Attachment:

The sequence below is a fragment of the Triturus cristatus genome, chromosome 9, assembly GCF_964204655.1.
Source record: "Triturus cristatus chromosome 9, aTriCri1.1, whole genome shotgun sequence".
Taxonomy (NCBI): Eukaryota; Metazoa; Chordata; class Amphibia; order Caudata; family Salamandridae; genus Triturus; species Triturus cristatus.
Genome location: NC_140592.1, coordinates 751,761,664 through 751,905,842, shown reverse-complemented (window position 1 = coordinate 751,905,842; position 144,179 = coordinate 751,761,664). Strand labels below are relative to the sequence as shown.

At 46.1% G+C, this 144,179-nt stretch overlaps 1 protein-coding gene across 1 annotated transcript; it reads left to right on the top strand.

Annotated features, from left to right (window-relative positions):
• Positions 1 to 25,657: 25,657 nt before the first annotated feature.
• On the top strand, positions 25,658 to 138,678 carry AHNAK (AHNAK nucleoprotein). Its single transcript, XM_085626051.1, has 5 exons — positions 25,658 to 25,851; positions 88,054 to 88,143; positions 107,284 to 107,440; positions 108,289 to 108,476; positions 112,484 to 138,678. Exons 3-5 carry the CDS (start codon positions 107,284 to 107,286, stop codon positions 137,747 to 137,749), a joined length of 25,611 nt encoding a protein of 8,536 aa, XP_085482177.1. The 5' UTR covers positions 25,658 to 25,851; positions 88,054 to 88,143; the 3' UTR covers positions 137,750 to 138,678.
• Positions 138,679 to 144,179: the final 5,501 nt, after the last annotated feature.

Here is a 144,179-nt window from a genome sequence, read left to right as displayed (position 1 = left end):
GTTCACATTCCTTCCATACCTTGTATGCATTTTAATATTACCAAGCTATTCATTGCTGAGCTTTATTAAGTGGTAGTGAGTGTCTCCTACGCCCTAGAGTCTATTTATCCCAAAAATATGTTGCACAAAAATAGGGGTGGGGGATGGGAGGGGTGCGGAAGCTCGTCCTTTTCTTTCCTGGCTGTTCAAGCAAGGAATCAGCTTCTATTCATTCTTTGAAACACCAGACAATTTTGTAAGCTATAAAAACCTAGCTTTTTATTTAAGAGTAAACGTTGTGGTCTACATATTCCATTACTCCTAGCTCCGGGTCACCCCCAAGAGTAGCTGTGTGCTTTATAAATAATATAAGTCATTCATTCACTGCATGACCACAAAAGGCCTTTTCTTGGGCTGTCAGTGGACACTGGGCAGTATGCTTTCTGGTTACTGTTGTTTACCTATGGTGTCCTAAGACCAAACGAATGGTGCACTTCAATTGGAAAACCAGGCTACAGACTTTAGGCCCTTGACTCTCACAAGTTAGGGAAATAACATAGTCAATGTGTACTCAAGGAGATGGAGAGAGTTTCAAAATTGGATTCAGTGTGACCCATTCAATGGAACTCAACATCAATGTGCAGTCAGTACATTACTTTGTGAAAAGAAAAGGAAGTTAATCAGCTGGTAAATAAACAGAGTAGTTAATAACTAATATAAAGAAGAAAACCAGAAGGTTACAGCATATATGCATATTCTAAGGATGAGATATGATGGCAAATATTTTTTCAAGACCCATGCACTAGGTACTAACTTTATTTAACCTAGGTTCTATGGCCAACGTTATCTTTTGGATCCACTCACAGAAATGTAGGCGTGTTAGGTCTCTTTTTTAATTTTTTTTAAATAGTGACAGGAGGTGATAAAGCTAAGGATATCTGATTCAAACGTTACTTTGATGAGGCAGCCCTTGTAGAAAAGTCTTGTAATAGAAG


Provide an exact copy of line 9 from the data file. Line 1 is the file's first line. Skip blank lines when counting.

• Positions 138,679 to 144,179: the final 5,501 nt, after the last annotated feature.